Scientists haven’t yet reached a consensus about what levels of volcanic ash are safe to fly in, Pieri says. This has led to some close calls with commercial planes, such as the KLM flight that passed through a volcanic ash plume near Alaska in 1989. The plane plunged more than 3.5 km before the pilot managed to restart its four ash-choked engines.

Uncertainty about safe levels of ash is also why air traffic over Europe was unilaterally stopped for days in 2010 after the eruption of Iceland’s Eyjafjallajökull volcano. The lockdown led to an estimated $5 billion in losses and prompted many in the airline industry to question whether regulators had overreacted, Pieri says.

Along with Bland, Fladeland, and Diaz, Pieri hopes to develop ways to determine when and where it is safe to fly after a volcanic eruption, by comparing satellite-based observations with precise drone measurements of ash and poisonous gases.

The work on Turrialba has also given the team a chance to study the volcano’s unique chemical fingerprint as it emerges from the crater, before the gases mix with nearby air. In a typical eruption, volcanoes spew large quantities of carbon dioxide, water vapor, and sulfur dioxide, Pieri says. But it’s the total suite of gases—including hydrogen sulfide, nitrous oxide, carbon monoxide, and carbonyl sulfide—that reveal characteristics of an individual volcano’s underlying magma geochemistry.

The small Dragon Eye drones used to study Turrialba are light, weighing just 3 kg. Their 1-meter wingspan can carry 500 g of miniature analytical instrumentation, which can include cameras; thermal infrared cameras; and sensors for temperature, pressure, humidity, sulfur dioxide gas, carbon dioxide gas, and more.

“What we really want to do is fly a mass spectrometer through a plume,” Pieri says, but at 20 kg in weight, even their miniature mass spectrometer is an order of magnitude too heavy for a Dragon Eye. So the team has now outfitted another military hand-me-down, a large Sensor Integrated Environmental Remote Research Aircraft (SIERRA) drone weighing 225 kg, so that it can accommodate the instrument.

Later this spring, the team will travel to Southern California’s Salton Sea Geothermal Field, a group of live mud volcanoes along the San Andreas Fault line. There, they’ll test the ability of their mass spectrometer to measure the gases being emitted.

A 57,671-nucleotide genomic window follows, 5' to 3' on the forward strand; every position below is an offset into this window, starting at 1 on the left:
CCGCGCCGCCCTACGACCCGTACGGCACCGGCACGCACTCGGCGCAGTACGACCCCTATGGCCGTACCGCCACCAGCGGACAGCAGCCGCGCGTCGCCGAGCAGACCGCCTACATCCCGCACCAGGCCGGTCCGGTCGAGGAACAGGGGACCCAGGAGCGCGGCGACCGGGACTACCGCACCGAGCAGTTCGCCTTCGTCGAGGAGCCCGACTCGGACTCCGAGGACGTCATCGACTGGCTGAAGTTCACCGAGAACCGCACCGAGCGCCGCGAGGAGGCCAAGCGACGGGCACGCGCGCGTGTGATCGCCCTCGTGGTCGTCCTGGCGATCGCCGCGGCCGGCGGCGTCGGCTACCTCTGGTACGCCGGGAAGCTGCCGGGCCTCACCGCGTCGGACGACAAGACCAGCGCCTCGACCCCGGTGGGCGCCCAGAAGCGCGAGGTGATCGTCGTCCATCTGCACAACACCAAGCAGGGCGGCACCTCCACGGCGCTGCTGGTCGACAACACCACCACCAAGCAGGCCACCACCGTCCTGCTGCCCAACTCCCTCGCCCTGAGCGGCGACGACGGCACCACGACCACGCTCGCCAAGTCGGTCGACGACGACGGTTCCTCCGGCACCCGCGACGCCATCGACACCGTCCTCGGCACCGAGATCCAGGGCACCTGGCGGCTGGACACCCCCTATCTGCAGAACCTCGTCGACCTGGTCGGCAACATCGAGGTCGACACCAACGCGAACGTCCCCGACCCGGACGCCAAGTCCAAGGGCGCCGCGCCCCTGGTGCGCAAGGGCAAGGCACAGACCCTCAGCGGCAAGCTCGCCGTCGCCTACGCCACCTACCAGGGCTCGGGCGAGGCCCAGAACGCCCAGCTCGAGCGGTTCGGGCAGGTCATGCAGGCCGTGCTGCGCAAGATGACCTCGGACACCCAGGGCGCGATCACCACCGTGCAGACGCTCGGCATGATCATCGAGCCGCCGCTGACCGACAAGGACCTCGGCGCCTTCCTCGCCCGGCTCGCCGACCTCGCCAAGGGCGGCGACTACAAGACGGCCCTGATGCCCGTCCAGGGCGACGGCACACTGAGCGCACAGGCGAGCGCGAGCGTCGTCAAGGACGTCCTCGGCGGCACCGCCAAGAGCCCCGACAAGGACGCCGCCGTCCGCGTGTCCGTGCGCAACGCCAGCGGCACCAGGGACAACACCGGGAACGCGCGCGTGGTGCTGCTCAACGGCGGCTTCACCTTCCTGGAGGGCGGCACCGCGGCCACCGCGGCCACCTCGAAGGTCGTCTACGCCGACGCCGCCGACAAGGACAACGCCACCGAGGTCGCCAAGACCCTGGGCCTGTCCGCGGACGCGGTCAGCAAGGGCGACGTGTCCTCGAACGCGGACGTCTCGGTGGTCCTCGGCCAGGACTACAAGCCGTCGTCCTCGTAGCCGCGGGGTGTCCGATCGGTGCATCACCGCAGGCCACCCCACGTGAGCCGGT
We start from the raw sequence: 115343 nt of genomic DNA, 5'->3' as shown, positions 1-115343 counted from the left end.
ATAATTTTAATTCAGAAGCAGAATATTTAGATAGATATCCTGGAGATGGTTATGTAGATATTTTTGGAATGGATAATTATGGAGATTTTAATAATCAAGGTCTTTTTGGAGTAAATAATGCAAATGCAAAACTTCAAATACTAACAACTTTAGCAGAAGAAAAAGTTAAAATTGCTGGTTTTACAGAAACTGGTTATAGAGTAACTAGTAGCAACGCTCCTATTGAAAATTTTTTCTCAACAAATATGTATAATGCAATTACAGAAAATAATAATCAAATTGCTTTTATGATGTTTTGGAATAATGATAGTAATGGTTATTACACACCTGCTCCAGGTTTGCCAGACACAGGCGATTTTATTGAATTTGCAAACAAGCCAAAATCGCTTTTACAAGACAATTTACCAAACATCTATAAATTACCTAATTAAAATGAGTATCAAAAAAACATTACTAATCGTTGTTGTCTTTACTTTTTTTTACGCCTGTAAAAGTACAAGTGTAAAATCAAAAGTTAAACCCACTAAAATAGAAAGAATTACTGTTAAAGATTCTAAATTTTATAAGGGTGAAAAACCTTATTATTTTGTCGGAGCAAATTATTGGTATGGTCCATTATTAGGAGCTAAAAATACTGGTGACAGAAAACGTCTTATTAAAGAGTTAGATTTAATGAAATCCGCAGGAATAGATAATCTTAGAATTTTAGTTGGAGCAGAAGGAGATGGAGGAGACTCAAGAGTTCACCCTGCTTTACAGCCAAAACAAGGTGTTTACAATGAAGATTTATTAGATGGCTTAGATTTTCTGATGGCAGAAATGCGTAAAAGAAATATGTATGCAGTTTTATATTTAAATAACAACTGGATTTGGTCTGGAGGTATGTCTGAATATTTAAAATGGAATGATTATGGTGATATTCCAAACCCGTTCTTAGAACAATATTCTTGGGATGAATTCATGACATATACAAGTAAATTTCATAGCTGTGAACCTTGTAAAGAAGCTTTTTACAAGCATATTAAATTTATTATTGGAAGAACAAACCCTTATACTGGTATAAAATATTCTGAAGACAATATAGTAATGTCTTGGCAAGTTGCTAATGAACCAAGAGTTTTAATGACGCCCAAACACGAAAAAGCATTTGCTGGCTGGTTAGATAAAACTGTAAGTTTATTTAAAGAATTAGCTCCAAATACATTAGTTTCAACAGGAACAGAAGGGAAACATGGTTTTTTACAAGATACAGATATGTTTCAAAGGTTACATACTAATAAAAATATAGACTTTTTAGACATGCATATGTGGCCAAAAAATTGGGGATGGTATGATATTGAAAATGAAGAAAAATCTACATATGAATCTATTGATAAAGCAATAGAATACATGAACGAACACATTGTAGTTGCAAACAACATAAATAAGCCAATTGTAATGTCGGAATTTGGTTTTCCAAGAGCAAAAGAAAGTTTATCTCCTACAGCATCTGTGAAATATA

Developing drone technology to study active earthbound volcanoes could eventually lay the groundwork for a mission to Venus, Bland says, a planet whose surface is composed almost entirely of volcanoes.

Drones sniff out weapons of mass destruction


Image of a drone being launched.
Credit: Department of Defense
Drones that can sense airborne hazards, such as chemical and biological weapons, take a test flight in Utah.

Although researchers have developed gas masks and antidotes to mitigate exposure to chemical weapons, it’s best to avoid contact with the toxic agents in the first place. Victims exposed to substances such as sarin or tabun experience headaches, vomiting, and convulsions, not to mention the fact that these nerve agents can rewire neural pathways and cause long-term changes to personality and behavior. Exposure to biological or radioactive threats isn’t any better.

Back in 1998, researchers at the U.S. Army’s Edgewood Chemical Biological Center were recruited by the Defense Threat Reduction Agency (DTRA) to figure out ways to put chemical weapon sensors on drones.

“Unmanned aerial vehicles are suited for dull, dirty, and dangerous missions,” says Britt K. Kelley, unmanned systems integration manager at DTRA. “Our focus is on anything that is a threat. We look holistically at chemical weapon threats as well as other biological and nuclear threats. Our goal is to keep our people out of harm’s way the best we can.” If the military could use drones to detect chemical weapons before an attack, it would limit troops’ exposure.

One of the biggest challenges to developing monitoring systems for drones is that most sensors “are designed to be stationary or hand-carried,” Kelley says. “So when you take it and put it at 40, 60, or 100 miles an hour, it’s a whole different problem set.”

Another challenge is integrating sensor software with drone navigation electronics, so that when a suspicious compound is detected, the drone can be maneuvered into a cloud for optimal detection and collection, says Vince McHugh, a research chemist at Edgewood.

To start with, the Edgewood team has outfitted drones with ion-mobility spectrometers for real-time detection of chemical weapons. According to Kelley, the drones are also equipped with sample collectors that store substances for later forensic analysis and are part of a system of checks and balances.